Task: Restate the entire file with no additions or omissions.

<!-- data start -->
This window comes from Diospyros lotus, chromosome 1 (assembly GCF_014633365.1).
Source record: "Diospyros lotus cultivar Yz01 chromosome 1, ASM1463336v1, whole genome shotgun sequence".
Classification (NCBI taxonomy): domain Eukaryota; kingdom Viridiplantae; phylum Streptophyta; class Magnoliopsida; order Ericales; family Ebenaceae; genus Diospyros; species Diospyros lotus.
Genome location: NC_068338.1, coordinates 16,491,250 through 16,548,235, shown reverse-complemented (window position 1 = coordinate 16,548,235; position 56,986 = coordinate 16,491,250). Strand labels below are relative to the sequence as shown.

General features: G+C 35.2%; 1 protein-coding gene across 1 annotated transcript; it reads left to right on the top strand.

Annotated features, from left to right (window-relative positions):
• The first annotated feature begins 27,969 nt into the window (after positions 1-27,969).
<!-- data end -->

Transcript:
This window comes from Diospyros lotus, chromosome 1 (assembly GCF_014633365.1).
Source record: "Diospyros lotus cultivar Yz01 chromosome 1, ASM1463336v1, whole genome shotgun sequence".
Classification (NCBI taxonomy): domain Eukaryota; kingdom Viridiplantae; phylum Streptophyta; class Magnoliopsida; order Ericales; family Ebenaceae; genus Diospyros; species Diospyros lotus.
Genome location: NC_068338.1, coordinates 16,491,250 through 16,548,235, shown reverse-complemented (window position 1 = coordinate 16,548,235; position 56,986 = coordinate 16,491,250). Strand labels below are relative to the sequence as shown.

General features: G+C 35.2%; 1 protein-coding gene across 1 annotated transcript; it reads left to right on the top strand.

Annotated features, from left to right (window-relative positions):
• The first annotated feature begins 27,969 nt into the window (after positions 1-27,969).